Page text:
Here is a picture of the crates in my car.
    image

    Quiet - The crates do not rattle like the metal crates do, making the car ride much more joyful for both me and the dogs. I also replace a stainless steel crate bowl with Popware crate bowls. They are collapsible and can be folded up when not used. Did I mention they do not rattle, which is super nice! In the picture above, you can see the green one on the left in Koji's crate when it is in use and the purple one in Maluko's crate to see how the bowl looks when not in used.

    Design - For the Intermediate and larger size crates, you can choose a double door design for flexibility. I also appreciate the fact that the crate door can be opened to either the left or the right without any change of configuration (in the picture, you see two "RTK" on either side of the crate and that is door handle). The optional tie-downs give you more choices to further secure the crates in your vehicle if you want.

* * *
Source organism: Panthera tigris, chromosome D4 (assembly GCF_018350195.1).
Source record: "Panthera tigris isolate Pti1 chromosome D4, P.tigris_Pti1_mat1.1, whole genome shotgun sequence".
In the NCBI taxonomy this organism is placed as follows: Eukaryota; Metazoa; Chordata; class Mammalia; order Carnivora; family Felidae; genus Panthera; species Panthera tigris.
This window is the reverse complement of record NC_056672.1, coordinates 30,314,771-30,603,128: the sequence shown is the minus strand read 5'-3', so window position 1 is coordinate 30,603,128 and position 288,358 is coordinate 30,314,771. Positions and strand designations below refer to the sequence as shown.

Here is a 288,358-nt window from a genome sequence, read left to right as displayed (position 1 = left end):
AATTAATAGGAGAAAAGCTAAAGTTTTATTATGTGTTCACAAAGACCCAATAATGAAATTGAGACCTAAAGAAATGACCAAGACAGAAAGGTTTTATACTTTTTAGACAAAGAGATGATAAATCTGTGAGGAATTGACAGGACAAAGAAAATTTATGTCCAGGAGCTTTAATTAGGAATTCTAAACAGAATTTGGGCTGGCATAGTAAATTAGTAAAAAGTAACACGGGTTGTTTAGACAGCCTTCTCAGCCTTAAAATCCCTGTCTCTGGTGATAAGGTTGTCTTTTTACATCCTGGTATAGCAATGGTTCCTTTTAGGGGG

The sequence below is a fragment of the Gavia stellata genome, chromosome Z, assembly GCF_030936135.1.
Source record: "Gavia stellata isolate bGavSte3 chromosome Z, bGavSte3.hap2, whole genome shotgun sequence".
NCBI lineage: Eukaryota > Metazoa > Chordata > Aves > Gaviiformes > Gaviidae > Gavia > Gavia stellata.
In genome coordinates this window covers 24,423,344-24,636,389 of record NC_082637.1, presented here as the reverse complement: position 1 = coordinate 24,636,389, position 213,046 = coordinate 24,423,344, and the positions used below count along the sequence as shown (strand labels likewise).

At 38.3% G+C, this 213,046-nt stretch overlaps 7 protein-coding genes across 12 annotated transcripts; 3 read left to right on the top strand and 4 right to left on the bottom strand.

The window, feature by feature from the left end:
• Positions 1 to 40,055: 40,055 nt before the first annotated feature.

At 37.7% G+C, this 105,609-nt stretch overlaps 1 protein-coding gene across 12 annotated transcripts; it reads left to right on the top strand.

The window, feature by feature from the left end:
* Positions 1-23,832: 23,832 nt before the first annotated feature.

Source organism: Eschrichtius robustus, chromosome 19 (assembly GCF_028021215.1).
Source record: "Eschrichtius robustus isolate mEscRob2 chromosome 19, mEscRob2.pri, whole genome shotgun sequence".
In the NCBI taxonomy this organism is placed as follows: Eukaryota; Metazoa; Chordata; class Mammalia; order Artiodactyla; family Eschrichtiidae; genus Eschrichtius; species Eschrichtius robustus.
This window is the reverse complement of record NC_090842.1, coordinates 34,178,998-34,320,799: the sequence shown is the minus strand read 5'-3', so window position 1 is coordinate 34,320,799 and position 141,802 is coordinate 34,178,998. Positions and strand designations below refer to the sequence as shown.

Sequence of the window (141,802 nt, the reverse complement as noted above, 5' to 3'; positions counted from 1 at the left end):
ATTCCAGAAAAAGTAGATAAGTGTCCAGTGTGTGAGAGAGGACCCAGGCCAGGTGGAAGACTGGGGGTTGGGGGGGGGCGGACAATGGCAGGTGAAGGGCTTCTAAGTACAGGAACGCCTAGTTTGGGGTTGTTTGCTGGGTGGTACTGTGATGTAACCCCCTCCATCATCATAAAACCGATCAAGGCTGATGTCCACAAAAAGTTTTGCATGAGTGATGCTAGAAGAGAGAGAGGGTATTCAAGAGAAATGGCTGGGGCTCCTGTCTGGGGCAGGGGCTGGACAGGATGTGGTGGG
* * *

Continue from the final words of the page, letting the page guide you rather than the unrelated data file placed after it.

What I don't like about these crates:
    None so far.

    I would highly recommend this product to anyone who wants maximum safety and security of their dogs in the car.

    On a side note, here is the new sticker I got for the car. I really like how it matches the color of my car.
    image
  • ceziegcezieg
    Posts: 1050
    Wow those look like awesome crates! I normally have Tsune ride shotgun when doing local streets (I drive like an old man with him in the car), but plan on doing road trips to camp/hiking sites in the future. Will definitely bookmark that site. They look pretty badass and non-ugly too, unlike a lot of plastic crates.

    A little off topic, but what car do you have btw? I sold my motorcycle before getting Tsune and am shopping around for a small SUV/stationwagon.
    Ren, Kai Ken (f, intact) 02-01-2012